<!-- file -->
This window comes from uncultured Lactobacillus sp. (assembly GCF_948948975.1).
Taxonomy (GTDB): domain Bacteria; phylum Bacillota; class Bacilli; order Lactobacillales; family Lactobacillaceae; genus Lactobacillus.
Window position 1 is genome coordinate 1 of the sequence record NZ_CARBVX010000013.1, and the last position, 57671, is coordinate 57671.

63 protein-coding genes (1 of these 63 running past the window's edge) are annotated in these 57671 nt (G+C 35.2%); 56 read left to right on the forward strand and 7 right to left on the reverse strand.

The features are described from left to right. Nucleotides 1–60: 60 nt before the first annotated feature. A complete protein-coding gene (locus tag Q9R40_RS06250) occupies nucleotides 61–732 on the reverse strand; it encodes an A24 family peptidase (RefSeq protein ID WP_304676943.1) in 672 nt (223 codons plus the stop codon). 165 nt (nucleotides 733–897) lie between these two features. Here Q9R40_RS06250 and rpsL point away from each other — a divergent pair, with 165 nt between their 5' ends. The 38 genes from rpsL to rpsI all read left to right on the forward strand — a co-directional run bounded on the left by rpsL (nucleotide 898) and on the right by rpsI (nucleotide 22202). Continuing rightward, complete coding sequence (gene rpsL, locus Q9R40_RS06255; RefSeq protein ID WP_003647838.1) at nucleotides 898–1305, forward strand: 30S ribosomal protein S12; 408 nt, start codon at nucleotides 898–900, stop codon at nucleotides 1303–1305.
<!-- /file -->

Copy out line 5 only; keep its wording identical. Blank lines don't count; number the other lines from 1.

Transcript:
The features are described from left to right. Nucleotides 1–60: 60 nt before the first annotated feature. A complete protein-coding gene (locus tag Q9R40_RS06250) occupies nucleotides 61–732 on the reverse strand; it encodes an A24 family peptidase (RefSeq protein ID WP_304676943.1) in 672 nt (223 codons plus the stop codon). 165 nt (nucleotides 733–897) lie between these two features. Here Q9R40_RS06250 and rpsL point away from each other — a divergent pair, with 165 nt between their 5' ends. The 38 genes from rpsL to rpsI all read left to right on the forward strand — a co-directional run bounded on the left by rpsL (nucleotide 898) and on the right by rpsI (nucleotide 22202). Continuing rightward, complete coding sequence (gene rpsL, locus Q9R40_RS06255; RefSeq protein ID WP_003647838.1) at nucleotides 898–1305, forward strand: 30S ribosomal protein S12; 408 nt, start codon at nucleotides 898–900, stop codon at nucleotides 1303–1305.